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Turning From The Axis

Vivek Rao

While delivering his State of the Union address, George W. Bush put together his best Dan Quayle imitation with a series of statements ending with his conclusion that Iraq, Iran, and North Korea constitute an “axis of evil.” While on the surface such rhetoric may seem harmless, it provides another example of the propaganda that has been flung unremittingly at the American public ever since the Sept. 11 attacks. At its core, the modern American media is an enigmatic bunch.

Though journalists throughout the country are ready and willing to jump on domestic scandals or outrages like the Clinton-Lewinsky affair and the Elian Gonzalez saga, the press is remarkably timid and spineless when it comes to international affairs, putting a pro-United States spin on nearly every issue and siding with the government’s policies a vast majority of the time. With the nation’s major information sources in his back pocket, Bush has few obstacles in pushing his platform. Though he appears sincere in his desire to make his nation more secure, his method of pouring money into the defense budget and threatening action against “evil” nations will only serve to further increase worldwide anti-American sentiment while drawing valuable money away from key domestic programs.

The Pentagon and the White House would have you believe that they have not deceived the American public, but they have certainly not told the whole truth. The current cauldron of international affairs is more complex than a good/evil division. To think that the perpetrators of the Sept. 11 attacks committed the act purely on the impetus of hatred for the United States, freedom, and democracy is naÏve.

What Bush and his colleagues will never admit is that America’s foreign policy can be as offensive as the actions of the alleged “axis of evil.” Though we would like to believe that our nation is a bastion of righteousness, the bottom line is that our government’s stance on international affairs is ruled less by a desire to protect freedom and more by an insatiable need to increase American power.

Of course, it has always been quite clear that neither modesty nor honesty is plentiful in the Oval Office, and no one should expect that to change with Bush. Yet it is reasonable to expect the media to point out the flaws in American foreign policy. The press has been remarkably unwilling to deal with the issue of why the Sept. 11 attacks took place. For years, the United States government has been one of the world’s leading terrorists, using threats of military action or economic sanctions to eliminate obstacles to American might. Some American policies, such as favoritism toward Israel in its conflict with Palestine and extensive sanctions against Saddam Hussein and Iraq, have been criticized by many around the world, especially in Arab nations.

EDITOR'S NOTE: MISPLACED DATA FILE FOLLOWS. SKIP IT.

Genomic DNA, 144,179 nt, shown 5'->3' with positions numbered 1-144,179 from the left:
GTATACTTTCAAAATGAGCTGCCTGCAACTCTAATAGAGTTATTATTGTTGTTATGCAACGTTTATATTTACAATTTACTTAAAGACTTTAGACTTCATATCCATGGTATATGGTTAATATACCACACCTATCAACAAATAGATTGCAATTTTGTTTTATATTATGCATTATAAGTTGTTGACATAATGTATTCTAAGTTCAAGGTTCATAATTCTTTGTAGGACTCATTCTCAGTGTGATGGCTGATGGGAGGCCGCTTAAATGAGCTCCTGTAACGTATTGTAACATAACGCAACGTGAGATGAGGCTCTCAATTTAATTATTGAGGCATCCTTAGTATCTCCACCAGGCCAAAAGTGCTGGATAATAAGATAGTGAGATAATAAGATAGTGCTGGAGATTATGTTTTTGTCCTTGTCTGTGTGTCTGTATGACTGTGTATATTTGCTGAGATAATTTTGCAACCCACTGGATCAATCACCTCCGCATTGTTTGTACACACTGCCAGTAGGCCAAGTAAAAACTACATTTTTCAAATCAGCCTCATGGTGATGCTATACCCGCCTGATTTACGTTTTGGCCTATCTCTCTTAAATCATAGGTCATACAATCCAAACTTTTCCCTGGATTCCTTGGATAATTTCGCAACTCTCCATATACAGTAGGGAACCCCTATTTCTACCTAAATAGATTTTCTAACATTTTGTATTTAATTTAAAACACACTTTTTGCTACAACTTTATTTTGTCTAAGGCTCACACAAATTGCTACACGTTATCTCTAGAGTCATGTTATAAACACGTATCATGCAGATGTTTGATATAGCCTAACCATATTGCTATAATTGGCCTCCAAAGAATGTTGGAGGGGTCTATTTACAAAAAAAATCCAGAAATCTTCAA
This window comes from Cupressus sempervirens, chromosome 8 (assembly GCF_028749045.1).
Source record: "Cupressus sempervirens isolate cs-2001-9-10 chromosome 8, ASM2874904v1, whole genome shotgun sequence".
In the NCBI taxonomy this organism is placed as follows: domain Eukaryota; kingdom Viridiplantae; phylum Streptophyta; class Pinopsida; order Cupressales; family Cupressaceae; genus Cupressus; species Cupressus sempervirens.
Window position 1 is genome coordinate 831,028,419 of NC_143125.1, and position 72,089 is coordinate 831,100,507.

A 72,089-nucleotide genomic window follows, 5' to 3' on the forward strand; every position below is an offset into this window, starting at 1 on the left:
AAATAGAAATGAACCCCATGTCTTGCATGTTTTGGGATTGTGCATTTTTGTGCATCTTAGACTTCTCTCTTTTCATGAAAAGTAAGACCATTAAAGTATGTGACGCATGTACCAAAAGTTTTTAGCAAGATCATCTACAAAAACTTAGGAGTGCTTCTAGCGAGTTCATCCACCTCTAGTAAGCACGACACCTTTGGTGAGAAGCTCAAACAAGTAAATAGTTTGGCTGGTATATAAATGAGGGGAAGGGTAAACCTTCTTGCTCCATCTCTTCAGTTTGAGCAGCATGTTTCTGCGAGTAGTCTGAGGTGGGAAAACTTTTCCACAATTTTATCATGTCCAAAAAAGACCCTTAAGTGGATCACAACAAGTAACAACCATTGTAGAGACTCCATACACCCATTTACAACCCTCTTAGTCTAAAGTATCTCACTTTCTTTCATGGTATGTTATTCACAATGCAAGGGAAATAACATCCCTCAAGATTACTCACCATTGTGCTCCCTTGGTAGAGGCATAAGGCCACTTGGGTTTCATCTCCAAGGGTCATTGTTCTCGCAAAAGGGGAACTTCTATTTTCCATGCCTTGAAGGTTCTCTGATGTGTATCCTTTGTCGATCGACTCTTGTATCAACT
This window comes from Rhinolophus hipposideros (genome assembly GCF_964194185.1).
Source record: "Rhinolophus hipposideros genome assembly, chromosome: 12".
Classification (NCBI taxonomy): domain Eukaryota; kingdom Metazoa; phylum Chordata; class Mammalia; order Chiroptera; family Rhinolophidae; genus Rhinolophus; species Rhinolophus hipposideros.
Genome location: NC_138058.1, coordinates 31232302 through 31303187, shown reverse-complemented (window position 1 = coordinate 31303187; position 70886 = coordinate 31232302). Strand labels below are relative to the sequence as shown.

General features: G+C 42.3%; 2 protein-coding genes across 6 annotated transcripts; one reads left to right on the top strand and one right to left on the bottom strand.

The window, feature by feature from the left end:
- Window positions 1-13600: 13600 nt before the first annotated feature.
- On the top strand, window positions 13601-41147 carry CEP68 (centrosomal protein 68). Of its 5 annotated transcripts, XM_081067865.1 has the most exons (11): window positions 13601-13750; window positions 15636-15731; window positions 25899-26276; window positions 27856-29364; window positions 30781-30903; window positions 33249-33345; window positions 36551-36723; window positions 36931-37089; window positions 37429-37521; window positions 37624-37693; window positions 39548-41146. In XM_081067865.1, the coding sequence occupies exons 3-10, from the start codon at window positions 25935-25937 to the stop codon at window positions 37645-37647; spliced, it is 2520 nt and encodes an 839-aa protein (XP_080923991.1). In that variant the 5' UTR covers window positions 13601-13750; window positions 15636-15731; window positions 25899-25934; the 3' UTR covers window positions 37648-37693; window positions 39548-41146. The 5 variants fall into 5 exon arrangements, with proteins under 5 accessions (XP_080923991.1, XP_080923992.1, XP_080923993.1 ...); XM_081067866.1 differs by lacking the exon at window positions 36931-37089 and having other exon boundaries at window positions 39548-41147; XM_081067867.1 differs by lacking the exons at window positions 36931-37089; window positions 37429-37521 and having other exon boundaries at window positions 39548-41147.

Perhaps the greatest obstacle to truthful, balanced media coverage is our skewed definition of patriotism. While the term implies a sense of pride and confidence in one’s country, it should not be linked with blind, unwavering support for every one of the nation’s policies. If major newspapers and television networks were to consistently provide an honest account of America’s image in other countries, and thorough documentation of the effects of recent foreign policy on that image, they would be doing a patriotic service. By educating the people who trust their coverage of world events, such media outlets would enable American citizens to analyze their government’s policies and debate them. Over time, this would result in a more evolved vision for the future of the United States, producing more realistic plans for ensuring safety from terrorist threats and improving America’s image overseas.

As the war against the Taliban winds down, we must turn from punishing the Sept. 11 terrorists to preventing future attacks. While this nonsensical “axis of evil” rhetoric spews from Bush’s mouth, doing nothing but angering other potential terrorists, a more constructive approach must be taken, and it is the responsibility of the media to take an active role in such a campaign. If our country is truly the model democracy that we want it to be, then our citizenry must be knowledgeable enough to make informed decisions about government policies. Until the national media stops pandering to Bush’s propaganda and offers the public a more thorough investigation of the causes of terrorism, the United States can hardly be considered a model for other nations to follow.